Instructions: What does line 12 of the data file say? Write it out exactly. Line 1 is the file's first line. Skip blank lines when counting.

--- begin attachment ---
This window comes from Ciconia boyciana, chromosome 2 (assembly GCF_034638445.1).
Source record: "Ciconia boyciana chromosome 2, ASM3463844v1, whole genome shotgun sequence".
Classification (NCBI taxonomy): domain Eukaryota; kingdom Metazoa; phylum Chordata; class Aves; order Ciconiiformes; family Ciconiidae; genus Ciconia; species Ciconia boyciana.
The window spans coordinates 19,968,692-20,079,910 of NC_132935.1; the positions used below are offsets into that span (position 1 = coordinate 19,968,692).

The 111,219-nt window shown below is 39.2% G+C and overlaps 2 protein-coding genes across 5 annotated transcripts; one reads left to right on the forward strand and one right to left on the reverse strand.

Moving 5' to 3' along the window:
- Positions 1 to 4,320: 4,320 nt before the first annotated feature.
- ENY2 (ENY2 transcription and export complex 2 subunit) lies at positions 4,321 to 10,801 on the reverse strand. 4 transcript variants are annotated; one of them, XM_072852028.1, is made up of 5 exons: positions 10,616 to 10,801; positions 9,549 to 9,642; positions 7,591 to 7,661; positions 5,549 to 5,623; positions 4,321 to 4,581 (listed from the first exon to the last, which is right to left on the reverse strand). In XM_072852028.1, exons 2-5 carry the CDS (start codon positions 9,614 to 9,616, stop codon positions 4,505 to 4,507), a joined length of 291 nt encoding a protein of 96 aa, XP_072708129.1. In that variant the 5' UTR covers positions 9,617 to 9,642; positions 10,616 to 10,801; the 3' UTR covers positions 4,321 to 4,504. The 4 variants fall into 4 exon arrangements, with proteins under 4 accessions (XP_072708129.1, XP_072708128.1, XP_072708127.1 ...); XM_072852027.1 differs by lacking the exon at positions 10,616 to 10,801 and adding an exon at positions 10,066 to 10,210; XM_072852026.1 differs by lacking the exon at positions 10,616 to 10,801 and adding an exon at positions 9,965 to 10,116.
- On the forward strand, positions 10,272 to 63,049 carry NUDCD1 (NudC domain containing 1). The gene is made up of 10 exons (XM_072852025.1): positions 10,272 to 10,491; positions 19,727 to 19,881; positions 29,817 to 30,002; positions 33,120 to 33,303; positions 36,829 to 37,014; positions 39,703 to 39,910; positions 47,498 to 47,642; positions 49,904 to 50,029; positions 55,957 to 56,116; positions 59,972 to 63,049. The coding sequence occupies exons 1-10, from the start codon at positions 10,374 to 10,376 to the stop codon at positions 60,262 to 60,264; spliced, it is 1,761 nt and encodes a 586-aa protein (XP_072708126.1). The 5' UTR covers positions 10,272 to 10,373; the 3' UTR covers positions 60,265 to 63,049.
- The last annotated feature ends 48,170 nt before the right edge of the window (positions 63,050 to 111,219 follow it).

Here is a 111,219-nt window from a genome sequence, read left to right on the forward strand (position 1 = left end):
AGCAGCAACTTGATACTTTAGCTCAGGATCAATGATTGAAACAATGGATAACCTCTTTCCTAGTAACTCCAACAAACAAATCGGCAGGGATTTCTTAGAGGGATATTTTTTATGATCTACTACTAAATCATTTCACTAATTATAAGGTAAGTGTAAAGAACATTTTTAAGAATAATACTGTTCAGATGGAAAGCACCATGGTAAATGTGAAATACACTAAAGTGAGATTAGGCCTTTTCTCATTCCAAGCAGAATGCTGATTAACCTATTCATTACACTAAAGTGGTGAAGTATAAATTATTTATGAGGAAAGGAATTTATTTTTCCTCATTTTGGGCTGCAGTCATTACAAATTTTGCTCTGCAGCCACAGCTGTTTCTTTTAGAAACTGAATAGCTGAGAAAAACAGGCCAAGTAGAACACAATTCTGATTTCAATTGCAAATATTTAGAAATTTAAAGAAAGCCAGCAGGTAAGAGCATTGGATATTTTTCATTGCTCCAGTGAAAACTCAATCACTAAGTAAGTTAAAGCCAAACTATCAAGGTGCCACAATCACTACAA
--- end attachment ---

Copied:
AGCAGCAACTTGATACTTTAGCTCAGGATCAATGATTGAAACAATGGATAACCTCTTTCCTAGTAACTCCAACAAACAAATCGGCAGGGATTTCTTAGAGGGATATTTTTTATGATCTACTACTAAATCATTTCACTAATTATAAGGTAAGTGTAAAGAACATTTTTAAGAATAATACTGTTCAGATGGAAAGCACCATGGTAAATGTGAAATACACTAAAGTGAGATTAGGCCTTTTCTCATTCCAAGCAGAATGCTGATTAACCTATTCATTACACTAAAGTGGTGAAGTATAAATTATTTATGAGGAAAGGAATTTATTTTTCCTCATTTTGGGCTGCAGTCATTACAAATTTTGCTCTGCAGCCACAGCTGTTTCTTTTAGAAACTGAATAGCTGAGAAAAACAGGCCAAGTAGAACACAATTCTGATTTCAATTGCAAATATTTAGAAATTTAAAGAAAGCCAGCAGGTAAGAGCATTGGATATTTTTCATTGCTCCAGTGAAAACTCAATCACTAAGTAAGTTAAAGCCAAACTATCAAGGTGCCACAATCACTACAA